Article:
About the Staccator

Cigolea

       Chris Cigolea | Creator of The Staccator

    The majority of Chris Cigolea’s professional experience has revolved around education, performance and conducting. A resident of the wonderful city of Guelph, Canada, he is the Artistic Director and Conductor of Guelph Youth       Symphony Orchestra, Principal Trumpet for the Guelph Symphony Orchestra, Trumpet instructor at the University of Guelph and Music Director at SJK High School. He has a bachelor degree in music performance from the Bucharest National University of Music and a Master of Music degree from the University of Toronto where he is also completing his last year of Doctorate in Music Performance.
Chris was employed as a trumpet performer with Radio and Television Orchestra of Bucharest, The Representative Music of the Army, Brasov Symphony Orchestra and he served as a Teacher Assistant and Brass Chamber Music instructor    at the University of Toronto assisting the Canadian Brass. He has taught as a private studio instructor for the past fifteen years and most of his students have been placed highly in honor bands, solo competitions, and scholarship auditions. His teaching is based on a wealth of information gathered from various artists and professors as James Thompson, Arturo Sandoval, Sergiu Celibidache and many others. Chris also served as a Trumpet Recording artist for numerous recordings and broadcasting events, festival adjudicator, guest soloist and conductor with numerous orchestras and wind ensembles in Europe and North America .
   “When creating the Staccator I was very inspired of the idea of having a tool that would help practicing and mastering different playing techniques without an instrument. Playing an instrument is a very physical activity. Same as in sports, we have to understand that we can exercise the different muscles that we use for playing the instrument not only by practicing the instrument but also using different tools and techniques that would help improve our playing. The Staccator helps with exercising the tongue muscles that are crucial in playing every wind and brass instrument. The tongue controls the attack of the note, the speed of air through the mouthpiece, the tone quality of the instrument, the intonation and also the endurance. By using the Staccator regularly you will see a great transformation in your attack and the sound production while playing the instrument. It also helps with increasing the speed of your double and triple tonguing techniques that will allow you to play more challenging repertoire.”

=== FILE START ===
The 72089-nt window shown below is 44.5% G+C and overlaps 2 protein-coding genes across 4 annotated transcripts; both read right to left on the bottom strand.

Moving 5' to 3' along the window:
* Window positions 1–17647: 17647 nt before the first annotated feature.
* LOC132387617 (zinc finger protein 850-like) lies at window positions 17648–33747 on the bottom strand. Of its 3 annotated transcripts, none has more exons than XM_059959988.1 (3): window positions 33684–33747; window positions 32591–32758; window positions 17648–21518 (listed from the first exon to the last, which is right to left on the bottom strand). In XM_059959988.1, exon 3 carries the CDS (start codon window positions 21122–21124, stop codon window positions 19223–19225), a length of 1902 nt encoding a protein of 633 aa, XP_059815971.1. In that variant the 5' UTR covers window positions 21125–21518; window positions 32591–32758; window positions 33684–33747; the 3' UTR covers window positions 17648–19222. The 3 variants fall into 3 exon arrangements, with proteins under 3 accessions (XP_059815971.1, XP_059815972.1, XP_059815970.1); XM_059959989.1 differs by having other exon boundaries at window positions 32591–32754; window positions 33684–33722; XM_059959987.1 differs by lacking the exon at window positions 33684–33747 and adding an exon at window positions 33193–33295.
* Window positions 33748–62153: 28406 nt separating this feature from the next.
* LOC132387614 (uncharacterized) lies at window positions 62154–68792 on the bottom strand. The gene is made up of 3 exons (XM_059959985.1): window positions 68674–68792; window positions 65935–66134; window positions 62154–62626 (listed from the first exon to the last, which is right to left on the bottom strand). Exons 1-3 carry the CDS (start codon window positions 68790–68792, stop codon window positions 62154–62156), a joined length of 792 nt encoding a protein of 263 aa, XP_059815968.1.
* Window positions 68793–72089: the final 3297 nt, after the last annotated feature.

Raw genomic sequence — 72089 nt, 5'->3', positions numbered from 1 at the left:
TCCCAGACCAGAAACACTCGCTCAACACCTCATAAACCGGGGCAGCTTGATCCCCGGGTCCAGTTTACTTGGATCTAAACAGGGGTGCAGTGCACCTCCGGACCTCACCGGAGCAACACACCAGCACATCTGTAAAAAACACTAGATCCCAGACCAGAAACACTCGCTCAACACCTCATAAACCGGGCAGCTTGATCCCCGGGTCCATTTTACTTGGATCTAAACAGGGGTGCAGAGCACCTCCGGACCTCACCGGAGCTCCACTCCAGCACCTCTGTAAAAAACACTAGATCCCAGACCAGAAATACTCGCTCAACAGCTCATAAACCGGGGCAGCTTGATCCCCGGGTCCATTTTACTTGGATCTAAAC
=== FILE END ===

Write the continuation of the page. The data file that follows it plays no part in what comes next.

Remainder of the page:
The Staccator is being used and experimented by numerous wind and brass teachers and performers across North America for the last four years and it was made public at the 2013 ITG Conference in Grand Rapids, Michigan, where it had an incredible success.

Click here to see a video about The Staccator presented by Chase Sanborn and Chris Cigolea!

  In order to play in a staccato style, brass and woodwind players have to be able to play fast and clear notes that are not only initiated by the finger technique of the player, but that are also initiated by the tonguing technique of the player. In this respect, in order to play fast and clear notes initiated by the tonguing technique, a player must be able to blow the air out of his mouth using the tongue. To blow the air accurately, the player needs to strengthen his/her tongue muscle and learn to control his/her tongue so as to blow the air with different speeds and at different frequencies.
     Presently, brass and wind players have to practice the staccato technique using their musical instruments. In this respect, particular tongue exercises have been designed specifically for bras and wood wind instrumentalists for practicing this technique.
    However, practicing the staccato technique using a brass or a woodwind instrument is difficult as the instrument’s mouthpiece exerts pressure on the lips of the player, and this pressure causes the player to flex multiple mouth muscles, which are unnecessary for practicing the tonguing technique used for staccato style of playing. Consequently, when these multiple mouth muscles are flexed, the player has a difficulty perfecting his/her staccato technique.
 The Staccator works by concentrating solely on isolating the tongue muscle, in order to build its strength and so the player may learn to control their tongue muscle better.
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